“Contemplative prayer, in my opinion, is nothing else than an intimate sharing between friends; it means taking time frequently to be alone with Him who we know loves us.”
St. Teresa of Avila

New to prayer or a seasoned prayer warrior? Learn new tips from the Hallow team on how you can deepen your prayer life, build a routine, and draw closer to God.

Hallow App Bishop Rhoades

"Hallow is an excellent resource for people searching for deeper spiritual lives, especially the younger generation of Catholics today. It helps make clear that a relationship with God is and can be extremely personal and can be a great source of peace, joy, and strength."

Most Reverend Bishop Kevin C. Rhoades (Bishop of Fort Wayne-South Bend)

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For as long as human beings have existed, we’ve sought a connection to a higher power as we’ve grappled with questions about our existence, purpose, and place in the universe.

Many of us learned about the gods and goddesses of Greek and Roman mythology, ancient societies that sought to make sense of the world around them. History has traced the roots of the world’s first monotheistic religion, Zoroastrianism, back as early as 1500 BC.

Pick any historical time period and region of the world, and you can almost certainly learn how religion(s) and beliefs shaped that society. 

Within all of these communal expressions of faith are individual expressions of faith and personal connections to God. If you’re wondering today how to pray, take comfort in knowing that for thousands and thousands of years, people have asked the same question.

You’re not alone!

Learning How to Pray as a Beginner

Before even considering the “right” words or ways to pray, it’s important to recognize that even wondering how to pray is a great start.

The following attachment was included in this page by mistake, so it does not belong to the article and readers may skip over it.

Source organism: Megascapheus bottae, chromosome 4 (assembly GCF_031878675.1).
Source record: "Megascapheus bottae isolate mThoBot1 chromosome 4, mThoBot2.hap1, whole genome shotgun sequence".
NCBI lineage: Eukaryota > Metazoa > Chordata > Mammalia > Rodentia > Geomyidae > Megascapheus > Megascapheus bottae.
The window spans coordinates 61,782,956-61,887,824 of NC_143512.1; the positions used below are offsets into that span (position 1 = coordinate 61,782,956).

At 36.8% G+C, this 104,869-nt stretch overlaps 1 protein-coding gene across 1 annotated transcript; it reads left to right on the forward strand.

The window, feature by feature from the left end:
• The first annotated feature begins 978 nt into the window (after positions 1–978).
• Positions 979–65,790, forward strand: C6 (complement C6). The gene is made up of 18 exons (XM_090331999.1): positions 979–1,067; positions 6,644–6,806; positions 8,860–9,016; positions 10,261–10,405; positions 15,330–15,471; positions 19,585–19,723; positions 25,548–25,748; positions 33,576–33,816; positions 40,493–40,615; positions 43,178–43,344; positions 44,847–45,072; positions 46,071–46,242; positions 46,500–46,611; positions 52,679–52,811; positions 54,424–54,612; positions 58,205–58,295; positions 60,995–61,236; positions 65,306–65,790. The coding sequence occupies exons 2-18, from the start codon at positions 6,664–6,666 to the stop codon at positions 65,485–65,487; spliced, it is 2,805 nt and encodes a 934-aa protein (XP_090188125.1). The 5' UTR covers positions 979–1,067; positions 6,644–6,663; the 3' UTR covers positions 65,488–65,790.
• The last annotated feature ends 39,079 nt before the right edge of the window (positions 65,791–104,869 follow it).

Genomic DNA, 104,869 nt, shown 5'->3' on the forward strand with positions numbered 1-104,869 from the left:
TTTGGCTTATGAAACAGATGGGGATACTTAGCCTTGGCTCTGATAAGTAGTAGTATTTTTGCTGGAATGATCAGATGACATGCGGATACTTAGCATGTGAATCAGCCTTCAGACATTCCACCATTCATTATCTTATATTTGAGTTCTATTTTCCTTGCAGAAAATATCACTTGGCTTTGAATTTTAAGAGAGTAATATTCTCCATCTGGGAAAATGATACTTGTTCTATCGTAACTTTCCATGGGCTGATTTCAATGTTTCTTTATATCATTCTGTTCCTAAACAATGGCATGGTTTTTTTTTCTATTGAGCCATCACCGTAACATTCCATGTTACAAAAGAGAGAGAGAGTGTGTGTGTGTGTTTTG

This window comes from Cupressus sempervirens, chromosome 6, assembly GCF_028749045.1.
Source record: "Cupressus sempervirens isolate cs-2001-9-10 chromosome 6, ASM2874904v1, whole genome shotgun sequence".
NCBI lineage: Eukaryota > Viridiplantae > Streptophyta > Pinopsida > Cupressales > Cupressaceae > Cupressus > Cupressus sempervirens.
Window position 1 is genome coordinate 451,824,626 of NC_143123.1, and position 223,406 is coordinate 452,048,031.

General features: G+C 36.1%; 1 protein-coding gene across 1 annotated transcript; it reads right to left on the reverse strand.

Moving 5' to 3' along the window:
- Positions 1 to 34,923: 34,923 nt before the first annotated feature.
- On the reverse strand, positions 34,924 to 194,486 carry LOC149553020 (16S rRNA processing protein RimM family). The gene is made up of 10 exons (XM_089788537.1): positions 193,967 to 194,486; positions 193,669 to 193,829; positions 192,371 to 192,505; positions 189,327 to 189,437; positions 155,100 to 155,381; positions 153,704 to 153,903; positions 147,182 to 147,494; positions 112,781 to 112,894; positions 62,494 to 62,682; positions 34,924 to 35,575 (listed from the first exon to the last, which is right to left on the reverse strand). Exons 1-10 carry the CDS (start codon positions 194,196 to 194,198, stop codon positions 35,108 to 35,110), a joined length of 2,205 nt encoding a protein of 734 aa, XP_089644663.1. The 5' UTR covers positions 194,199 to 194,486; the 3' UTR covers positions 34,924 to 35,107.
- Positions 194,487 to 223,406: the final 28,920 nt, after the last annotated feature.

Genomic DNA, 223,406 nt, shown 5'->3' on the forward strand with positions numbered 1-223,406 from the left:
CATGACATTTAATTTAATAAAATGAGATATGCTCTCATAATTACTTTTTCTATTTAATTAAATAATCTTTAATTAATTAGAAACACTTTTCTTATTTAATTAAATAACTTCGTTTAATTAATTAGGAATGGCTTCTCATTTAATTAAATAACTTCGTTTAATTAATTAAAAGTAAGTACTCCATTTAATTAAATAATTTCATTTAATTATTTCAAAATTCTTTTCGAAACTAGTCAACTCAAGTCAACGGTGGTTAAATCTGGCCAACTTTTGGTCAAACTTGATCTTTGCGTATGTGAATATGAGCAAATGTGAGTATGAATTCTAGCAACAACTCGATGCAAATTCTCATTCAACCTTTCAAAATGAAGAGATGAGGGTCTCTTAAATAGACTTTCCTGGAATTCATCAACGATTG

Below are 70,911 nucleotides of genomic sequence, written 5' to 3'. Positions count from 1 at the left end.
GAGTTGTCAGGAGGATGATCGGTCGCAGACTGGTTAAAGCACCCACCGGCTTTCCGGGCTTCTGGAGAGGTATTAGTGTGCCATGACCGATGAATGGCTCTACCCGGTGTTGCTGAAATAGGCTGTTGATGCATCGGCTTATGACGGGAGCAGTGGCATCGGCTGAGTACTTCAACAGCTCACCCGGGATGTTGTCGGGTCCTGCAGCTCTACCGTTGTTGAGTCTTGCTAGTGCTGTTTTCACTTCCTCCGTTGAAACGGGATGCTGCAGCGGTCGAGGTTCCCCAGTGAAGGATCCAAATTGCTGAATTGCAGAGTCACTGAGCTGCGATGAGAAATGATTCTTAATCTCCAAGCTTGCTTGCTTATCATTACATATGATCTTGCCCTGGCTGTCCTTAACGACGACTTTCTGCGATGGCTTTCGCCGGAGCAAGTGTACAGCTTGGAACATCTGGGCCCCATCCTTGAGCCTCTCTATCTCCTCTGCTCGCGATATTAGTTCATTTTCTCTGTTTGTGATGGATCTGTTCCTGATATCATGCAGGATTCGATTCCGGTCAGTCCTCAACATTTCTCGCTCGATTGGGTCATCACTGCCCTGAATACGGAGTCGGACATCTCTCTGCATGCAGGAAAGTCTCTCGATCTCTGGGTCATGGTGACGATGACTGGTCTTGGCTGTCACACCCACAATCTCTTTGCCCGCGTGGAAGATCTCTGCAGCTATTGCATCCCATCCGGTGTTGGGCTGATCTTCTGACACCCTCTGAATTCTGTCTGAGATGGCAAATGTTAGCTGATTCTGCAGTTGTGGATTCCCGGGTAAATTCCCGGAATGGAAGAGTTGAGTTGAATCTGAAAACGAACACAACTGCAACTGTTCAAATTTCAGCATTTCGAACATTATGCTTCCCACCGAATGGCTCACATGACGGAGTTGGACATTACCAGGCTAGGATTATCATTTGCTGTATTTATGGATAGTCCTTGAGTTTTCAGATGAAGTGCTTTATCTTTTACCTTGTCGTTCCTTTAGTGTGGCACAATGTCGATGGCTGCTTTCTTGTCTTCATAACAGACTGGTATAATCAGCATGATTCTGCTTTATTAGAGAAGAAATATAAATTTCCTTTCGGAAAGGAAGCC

A desire to learn how to pray or simply even to explore what prayer’s all about is already a sign of God communicating to us through our desires. This desire can help us make time for God.

As Pope John XXIII said, “Prayer is the raising of the mind to God. We must always remember this. The actual words matter less.”

Often when we think of prayer, we imagine someone sitting or kneeling in perfect stillness. But this isn’t what prayer has to look like for you. Rather than focusing on what prayer looks like, allow yourself to simply create space for God to be present in your life.

Before formal prayers or rituals, one simple way to approach prayer initially is through gratitude: recognizing that there are things in life that we did nothing to deserve or earn, and to be grateful for them.

“The spirit of prayer gives time back to God,” Pope Francis tells us. “It steps away from the obsession of a life that is always lacking time, it rediscovers the peace of necessary things, and discovers the joy of unexpected gifts.”

How to Pray to God

When the desire to pray nudges us to make time for God, the seed of prayer begins to sprout. This allows us to begin to see and hear God reaching out to us, since prayer is not a one-way line of communication.

One of the greatest living experts on prayer, Fr. Timothy Gallagher, O.M.V., is leading a prayer series on the Ignatian Spiritual Exercises for Hallow. In one of his reflections, he describes prayer as “a relationship between two persons.” Similarly, Pope Francis speaks of prayer as a “dialogue with God.

Relationships are two-sided and anchored by love. In prayer – our relationship with God – we can receive God’s gaze and hear His voice. 

“Prayer is always a relationship of two persons,” Fr. Gallagher reminds us.

Any prayers we recite or Scriptures we read are not merely words. They are the ways in which we engage in a dynamic relationship with a living and loving God who created us, knows us, and is truly present to us. These words of prayer and silence can help us feel God’s loving presence and hear His voice.